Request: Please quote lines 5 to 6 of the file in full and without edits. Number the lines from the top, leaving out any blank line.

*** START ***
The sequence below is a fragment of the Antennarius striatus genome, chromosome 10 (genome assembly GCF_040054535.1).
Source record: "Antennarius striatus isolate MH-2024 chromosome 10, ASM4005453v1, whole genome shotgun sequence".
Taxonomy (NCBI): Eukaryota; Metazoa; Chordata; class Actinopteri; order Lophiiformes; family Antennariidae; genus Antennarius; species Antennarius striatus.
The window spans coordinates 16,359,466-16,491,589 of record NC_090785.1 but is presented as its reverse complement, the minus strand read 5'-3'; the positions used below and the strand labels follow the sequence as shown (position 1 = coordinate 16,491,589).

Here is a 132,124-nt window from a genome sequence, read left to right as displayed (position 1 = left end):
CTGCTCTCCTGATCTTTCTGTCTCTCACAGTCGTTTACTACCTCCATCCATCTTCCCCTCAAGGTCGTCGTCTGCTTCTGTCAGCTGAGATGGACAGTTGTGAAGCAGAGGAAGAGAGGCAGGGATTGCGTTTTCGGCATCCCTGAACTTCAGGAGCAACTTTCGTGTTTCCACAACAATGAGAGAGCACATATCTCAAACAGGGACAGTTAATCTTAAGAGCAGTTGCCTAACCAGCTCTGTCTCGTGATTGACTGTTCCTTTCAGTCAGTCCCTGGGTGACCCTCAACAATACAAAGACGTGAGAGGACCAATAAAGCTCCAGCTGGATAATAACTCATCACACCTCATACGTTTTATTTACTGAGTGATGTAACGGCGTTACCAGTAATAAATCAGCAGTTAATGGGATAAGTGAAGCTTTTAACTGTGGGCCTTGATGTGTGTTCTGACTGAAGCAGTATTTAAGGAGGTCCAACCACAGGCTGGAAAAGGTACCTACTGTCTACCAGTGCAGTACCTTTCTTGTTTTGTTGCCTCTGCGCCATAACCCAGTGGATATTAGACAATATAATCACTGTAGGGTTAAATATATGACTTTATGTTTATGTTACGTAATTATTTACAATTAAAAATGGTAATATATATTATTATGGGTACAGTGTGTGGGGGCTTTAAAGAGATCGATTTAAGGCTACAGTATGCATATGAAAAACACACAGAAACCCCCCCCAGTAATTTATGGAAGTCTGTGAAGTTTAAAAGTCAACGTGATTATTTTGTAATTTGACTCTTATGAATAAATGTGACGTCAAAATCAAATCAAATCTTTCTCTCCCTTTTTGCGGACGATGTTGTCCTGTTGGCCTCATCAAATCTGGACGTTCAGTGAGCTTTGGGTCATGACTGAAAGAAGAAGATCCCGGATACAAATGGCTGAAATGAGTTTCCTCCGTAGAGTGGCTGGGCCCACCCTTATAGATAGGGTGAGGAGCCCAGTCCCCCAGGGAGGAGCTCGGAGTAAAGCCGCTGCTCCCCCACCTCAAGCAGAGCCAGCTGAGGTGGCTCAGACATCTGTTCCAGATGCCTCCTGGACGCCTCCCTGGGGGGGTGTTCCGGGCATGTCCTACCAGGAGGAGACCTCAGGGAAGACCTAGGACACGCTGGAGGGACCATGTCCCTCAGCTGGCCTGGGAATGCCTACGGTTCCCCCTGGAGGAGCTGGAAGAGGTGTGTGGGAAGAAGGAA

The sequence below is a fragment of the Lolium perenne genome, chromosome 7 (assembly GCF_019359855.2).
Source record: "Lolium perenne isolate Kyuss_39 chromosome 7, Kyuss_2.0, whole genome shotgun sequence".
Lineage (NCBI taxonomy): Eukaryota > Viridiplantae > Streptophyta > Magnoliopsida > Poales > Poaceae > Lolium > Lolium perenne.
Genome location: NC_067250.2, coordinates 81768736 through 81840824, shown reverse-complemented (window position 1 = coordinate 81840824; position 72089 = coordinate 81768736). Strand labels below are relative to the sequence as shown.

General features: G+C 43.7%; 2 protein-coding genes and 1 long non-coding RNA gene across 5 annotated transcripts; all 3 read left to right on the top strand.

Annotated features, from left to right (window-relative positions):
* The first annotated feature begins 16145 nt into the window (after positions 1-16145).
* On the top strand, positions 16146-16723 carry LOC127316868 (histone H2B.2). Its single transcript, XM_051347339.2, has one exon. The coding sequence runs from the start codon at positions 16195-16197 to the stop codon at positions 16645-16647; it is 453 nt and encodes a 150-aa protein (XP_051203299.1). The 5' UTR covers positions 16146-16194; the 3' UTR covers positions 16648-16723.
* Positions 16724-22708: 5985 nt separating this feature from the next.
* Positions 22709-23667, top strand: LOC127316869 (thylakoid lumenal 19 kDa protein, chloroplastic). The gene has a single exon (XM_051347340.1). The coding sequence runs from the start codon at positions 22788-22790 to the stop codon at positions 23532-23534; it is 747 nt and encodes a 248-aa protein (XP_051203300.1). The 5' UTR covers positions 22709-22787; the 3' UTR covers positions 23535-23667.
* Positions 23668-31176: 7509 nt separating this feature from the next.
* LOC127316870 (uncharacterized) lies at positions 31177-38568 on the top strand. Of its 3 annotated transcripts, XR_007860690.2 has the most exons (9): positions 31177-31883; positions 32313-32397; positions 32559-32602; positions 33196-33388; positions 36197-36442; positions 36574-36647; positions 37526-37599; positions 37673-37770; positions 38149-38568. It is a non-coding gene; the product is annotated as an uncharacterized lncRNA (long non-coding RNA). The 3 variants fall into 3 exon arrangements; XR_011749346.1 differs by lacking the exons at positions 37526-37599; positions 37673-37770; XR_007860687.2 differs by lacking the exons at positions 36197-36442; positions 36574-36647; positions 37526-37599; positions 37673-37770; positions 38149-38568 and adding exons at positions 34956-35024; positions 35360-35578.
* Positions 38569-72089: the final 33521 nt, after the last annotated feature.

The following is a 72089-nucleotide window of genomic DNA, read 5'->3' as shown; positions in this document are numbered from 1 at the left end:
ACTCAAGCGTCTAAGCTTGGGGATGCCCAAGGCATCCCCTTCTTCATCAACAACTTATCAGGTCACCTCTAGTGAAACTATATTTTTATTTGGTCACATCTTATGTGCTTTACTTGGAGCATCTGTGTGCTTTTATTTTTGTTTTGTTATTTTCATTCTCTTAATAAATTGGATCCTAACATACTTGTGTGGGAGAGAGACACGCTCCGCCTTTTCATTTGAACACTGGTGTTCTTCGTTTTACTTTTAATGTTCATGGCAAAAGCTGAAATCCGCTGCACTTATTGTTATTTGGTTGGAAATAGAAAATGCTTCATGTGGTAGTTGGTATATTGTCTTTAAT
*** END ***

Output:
Here is a 132,124-nt window from a genome sequence, read left to right as displayed (position 1 = left end):
CTGCTCTCCTGATCTTTCTGTCTCTCACAGTCGTTTACTACCTCCATCCATCTTCCCCTCAAGGTCGTCGTCTGCTTCTGTCAGCTGAGATGGACAGTTGTGAAGCAGAGGAAGAGAGGCAGGGATTGCGTTTTCGGCATCCCTGAACTTCAGGAGCAACTTTCGTGTTTCCACAACAATGAGAGAGCACATATCTCAAACAGGGACAGTTAATCTTAAGAGCAGTTGCCTAACCAGCTCTGTCTCGTGATTGACTGTTCCTTTCAGTCAGTCCCTGGGTGACCCTCAACAATACAAAGACGTGAGAGGACCAATAAAGCTCCAGCTGGATAATAACTCATCACACCTCATACGTTTTATTTACTGAGTGATGTAACGGCGTTACCAGTAATAAATCAGCAGTTAATGGGATAAGTGAAGCTTTTAACTGTGGGCCTTGATGTGTGTTCTGACTGAAGCAGTATTTAAGGAGGTCCAACCACAGGCTGGAAAAGGTACCTACTGTCTACCAGTGCAGTACCTTTCTTGTTTTGTTGCCTCTGCGCCATAACCCAGTGGATATTAGACAATATAATCACTGTAGGGTTAAATATATGACTTTATGTTTATGTTACGTAATTATTTACAATTAAAAATGGTAATATATATTATTATGGGTACAGTGTGTGGGGGCTTTAAAGAGATCGATTTAAGGCTACAGTATGCATATGAAAAACACACAGAAACCCCCCCCAGTAATTTATGGAAGTCTGTGAAGTTTAAAAGTCAACGTGATTATTTTGTAATTTGACTCTTATGAATAAATGTGACGTCAAAATCAAATCAAATCTTTCTCTCCCTTTTTGCGGACGATGTTGTCCTGTTGGCCTCATCAAATCTGGACGTTCAGTGAGCTTTGGGTCATGACTGAAAGAAGAAGATCCCGGATACAAATGGCTGAAATGAGTTTCCTCCGTAGAGTGGCTGGGCCCACCCTTATAGATAGGGTGAGGAGCCCAGTCCCCCAGGGAGGAGCTCGGAGTAAAGCCGCTGCTCCCCCACCTCAAGCAGAGCCAGCTGAGGTGGCTCAGACATCTGTTCCAGATGCCTCCTGGACGCCTCCCTGGGGGGGTGTTCCGGGCATGTCCTACCAGGAGGAGACCTCAGGGAAGACCTAGGACACGCTGGAGGGACCATGTCCCTCAGCTGGCCTGGGAATGCCTACGGTTCCCCCTGGAGGAGCTGGAAGAGGTGTGTGGGAAGAAGGAA